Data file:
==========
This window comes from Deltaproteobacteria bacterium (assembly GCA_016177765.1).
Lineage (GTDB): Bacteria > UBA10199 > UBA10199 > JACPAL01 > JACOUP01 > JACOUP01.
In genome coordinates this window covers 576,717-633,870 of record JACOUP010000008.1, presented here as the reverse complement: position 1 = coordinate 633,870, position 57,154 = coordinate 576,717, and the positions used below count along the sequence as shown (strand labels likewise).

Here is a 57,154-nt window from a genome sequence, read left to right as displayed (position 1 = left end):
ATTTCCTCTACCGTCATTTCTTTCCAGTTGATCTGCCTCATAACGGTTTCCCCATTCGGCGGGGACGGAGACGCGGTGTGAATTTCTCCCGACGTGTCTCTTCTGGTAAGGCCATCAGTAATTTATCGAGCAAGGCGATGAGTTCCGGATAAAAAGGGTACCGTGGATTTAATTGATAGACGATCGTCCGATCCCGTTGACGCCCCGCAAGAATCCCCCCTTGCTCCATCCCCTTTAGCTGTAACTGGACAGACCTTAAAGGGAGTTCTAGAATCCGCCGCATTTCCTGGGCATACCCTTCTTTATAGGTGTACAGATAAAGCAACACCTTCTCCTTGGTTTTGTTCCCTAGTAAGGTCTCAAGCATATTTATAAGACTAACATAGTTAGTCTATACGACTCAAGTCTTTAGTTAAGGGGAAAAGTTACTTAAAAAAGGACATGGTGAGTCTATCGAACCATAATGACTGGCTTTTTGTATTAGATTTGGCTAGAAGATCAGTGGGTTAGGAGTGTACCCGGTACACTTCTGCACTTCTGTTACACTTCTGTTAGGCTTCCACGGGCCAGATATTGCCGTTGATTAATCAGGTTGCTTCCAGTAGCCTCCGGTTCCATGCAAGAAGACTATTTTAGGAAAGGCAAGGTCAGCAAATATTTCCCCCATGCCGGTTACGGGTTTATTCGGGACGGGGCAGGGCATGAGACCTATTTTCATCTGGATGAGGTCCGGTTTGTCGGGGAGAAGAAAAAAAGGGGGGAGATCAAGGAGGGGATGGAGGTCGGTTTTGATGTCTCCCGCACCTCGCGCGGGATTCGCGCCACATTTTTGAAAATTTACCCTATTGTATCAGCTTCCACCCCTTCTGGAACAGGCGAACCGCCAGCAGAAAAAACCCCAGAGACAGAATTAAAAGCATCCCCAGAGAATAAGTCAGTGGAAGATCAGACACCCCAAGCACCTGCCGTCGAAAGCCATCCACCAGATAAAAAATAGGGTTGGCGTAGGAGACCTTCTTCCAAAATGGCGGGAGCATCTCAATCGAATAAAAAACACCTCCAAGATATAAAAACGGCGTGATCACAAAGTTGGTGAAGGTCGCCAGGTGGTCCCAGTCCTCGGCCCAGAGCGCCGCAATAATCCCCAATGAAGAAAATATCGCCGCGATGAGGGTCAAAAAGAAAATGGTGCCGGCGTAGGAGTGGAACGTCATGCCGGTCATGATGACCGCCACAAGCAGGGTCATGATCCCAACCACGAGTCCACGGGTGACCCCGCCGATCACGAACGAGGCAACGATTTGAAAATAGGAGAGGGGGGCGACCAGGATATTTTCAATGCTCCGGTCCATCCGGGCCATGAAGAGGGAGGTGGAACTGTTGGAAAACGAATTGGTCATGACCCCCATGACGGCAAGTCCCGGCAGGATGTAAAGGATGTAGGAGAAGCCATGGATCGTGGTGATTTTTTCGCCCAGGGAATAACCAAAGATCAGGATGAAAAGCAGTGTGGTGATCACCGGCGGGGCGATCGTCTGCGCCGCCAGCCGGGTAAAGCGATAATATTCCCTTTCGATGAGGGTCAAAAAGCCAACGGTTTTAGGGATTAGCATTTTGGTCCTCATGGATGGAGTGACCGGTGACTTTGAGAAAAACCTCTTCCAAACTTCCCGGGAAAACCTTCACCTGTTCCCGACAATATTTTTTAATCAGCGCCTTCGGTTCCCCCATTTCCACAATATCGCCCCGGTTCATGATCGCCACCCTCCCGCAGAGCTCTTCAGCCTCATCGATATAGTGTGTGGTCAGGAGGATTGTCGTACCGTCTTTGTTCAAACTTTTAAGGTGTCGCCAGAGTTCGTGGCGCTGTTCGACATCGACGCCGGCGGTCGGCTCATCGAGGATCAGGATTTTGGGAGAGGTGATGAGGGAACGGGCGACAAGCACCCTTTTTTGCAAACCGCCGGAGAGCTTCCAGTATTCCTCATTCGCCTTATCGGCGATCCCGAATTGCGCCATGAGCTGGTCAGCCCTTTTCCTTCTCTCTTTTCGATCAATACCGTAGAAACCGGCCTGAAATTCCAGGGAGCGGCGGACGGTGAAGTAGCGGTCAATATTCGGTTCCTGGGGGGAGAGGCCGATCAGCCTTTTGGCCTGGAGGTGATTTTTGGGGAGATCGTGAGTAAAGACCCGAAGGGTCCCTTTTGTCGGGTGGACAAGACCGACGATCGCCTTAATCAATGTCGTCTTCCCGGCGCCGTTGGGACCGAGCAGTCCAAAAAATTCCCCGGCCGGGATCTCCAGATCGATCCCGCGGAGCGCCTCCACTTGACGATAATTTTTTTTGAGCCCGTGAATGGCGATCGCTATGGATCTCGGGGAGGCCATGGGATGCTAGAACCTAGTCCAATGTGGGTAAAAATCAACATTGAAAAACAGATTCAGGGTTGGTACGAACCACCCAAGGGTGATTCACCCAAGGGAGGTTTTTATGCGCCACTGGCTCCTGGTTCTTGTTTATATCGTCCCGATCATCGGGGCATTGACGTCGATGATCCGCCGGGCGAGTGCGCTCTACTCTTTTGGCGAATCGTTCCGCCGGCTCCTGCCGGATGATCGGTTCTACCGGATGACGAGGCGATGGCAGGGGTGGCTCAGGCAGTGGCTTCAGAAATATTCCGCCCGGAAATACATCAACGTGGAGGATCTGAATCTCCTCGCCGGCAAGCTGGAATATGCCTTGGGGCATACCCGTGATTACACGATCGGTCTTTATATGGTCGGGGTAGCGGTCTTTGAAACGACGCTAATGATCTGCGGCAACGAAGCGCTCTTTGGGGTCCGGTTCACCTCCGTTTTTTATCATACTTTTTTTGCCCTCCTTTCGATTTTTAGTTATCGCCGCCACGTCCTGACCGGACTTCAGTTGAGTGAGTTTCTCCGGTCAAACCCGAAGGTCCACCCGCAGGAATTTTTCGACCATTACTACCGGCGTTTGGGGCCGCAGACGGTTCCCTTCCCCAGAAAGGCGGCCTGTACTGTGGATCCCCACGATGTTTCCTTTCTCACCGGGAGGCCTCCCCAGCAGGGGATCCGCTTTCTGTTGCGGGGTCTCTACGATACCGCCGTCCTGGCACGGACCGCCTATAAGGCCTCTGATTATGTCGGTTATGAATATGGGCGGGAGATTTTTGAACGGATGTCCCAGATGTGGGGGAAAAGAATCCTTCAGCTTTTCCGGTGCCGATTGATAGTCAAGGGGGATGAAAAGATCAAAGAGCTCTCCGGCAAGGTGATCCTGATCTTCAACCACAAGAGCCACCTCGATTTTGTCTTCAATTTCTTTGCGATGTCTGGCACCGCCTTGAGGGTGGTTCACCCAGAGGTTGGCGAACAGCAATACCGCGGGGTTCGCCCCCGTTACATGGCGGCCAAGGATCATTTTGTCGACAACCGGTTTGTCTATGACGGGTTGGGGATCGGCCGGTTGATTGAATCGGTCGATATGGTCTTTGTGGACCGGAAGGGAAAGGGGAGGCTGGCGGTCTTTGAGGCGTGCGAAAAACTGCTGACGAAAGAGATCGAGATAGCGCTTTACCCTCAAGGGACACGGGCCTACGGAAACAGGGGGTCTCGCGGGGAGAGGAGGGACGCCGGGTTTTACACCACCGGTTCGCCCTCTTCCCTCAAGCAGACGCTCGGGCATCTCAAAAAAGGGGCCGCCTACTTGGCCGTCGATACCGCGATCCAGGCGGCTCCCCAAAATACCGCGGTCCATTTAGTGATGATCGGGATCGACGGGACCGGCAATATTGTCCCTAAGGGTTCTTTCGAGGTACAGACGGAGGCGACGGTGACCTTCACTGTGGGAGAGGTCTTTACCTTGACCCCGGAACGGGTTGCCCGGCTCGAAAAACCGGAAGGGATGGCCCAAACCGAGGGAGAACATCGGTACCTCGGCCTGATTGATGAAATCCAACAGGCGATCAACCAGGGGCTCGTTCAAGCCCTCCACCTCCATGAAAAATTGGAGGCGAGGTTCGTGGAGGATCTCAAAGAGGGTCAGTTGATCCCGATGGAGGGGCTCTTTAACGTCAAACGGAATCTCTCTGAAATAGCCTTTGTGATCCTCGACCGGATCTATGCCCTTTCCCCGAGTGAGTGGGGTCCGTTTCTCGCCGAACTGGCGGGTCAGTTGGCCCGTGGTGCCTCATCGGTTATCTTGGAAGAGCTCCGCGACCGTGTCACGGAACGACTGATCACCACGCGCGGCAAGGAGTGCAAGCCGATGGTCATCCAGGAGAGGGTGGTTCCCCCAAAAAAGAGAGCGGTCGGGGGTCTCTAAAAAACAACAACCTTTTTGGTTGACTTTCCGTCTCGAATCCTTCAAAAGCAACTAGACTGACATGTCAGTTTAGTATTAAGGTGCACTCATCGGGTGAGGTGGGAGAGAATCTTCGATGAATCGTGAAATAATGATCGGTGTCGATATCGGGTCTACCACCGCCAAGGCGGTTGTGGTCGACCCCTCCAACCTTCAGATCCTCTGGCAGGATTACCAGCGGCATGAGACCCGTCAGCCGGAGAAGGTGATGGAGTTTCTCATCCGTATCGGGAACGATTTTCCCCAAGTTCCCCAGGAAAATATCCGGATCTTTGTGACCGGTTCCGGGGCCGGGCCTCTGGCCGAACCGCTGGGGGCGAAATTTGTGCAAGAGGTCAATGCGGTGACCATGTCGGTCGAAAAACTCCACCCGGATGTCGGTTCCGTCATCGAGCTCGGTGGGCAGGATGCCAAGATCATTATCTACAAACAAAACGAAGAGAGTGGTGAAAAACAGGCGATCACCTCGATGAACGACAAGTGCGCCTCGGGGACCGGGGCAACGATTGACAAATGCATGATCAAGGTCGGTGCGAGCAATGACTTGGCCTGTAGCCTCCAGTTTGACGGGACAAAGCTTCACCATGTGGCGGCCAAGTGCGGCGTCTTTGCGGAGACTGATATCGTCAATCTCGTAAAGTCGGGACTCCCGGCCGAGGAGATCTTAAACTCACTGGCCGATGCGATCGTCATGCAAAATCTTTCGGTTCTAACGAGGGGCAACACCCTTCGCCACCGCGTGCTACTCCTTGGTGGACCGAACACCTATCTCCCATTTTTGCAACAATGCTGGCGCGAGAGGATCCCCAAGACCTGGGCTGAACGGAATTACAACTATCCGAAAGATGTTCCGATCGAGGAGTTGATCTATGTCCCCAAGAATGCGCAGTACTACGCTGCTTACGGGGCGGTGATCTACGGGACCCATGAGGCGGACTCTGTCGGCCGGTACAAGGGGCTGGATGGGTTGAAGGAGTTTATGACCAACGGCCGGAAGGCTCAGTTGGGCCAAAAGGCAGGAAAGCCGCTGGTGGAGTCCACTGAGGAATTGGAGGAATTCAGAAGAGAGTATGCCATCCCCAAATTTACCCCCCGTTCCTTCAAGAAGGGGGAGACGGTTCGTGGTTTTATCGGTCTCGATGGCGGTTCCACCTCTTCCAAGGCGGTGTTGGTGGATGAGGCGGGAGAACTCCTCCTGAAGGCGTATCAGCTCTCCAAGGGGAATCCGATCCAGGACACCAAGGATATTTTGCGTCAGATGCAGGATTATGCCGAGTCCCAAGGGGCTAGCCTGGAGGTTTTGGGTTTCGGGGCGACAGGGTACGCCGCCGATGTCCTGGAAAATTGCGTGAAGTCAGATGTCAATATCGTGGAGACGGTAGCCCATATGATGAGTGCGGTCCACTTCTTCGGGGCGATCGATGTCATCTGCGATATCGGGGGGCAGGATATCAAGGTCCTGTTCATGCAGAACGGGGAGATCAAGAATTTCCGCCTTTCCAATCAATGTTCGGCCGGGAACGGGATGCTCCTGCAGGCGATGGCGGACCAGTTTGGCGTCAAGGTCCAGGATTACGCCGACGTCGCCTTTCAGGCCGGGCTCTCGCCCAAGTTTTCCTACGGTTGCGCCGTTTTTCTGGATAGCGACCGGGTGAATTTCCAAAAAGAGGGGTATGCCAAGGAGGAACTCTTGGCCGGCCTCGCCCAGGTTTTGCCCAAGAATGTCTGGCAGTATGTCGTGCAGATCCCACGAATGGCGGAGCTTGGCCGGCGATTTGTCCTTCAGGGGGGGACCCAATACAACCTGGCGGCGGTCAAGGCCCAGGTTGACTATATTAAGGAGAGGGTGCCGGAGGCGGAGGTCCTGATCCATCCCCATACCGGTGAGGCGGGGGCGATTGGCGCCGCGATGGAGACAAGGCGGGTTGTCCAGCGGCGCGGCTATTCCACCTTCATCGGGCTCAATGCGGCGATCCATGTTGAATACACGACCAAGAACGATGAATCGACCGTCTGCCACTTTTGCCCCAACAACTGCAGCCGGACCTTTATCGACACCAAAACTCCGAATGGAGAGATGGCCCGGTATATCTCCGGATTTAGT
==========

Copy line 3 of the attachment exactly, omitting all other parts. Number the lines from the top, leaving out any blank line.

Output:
In genome coordinates this window covers 576,717-633,870 of record JACOUP010000008.1, presented here as the reverse complement: position 1 = coordinate 633,870, position 57,154 = coordinate 576,717, and the positions used below count along the sequence as shown (strand labels likewise).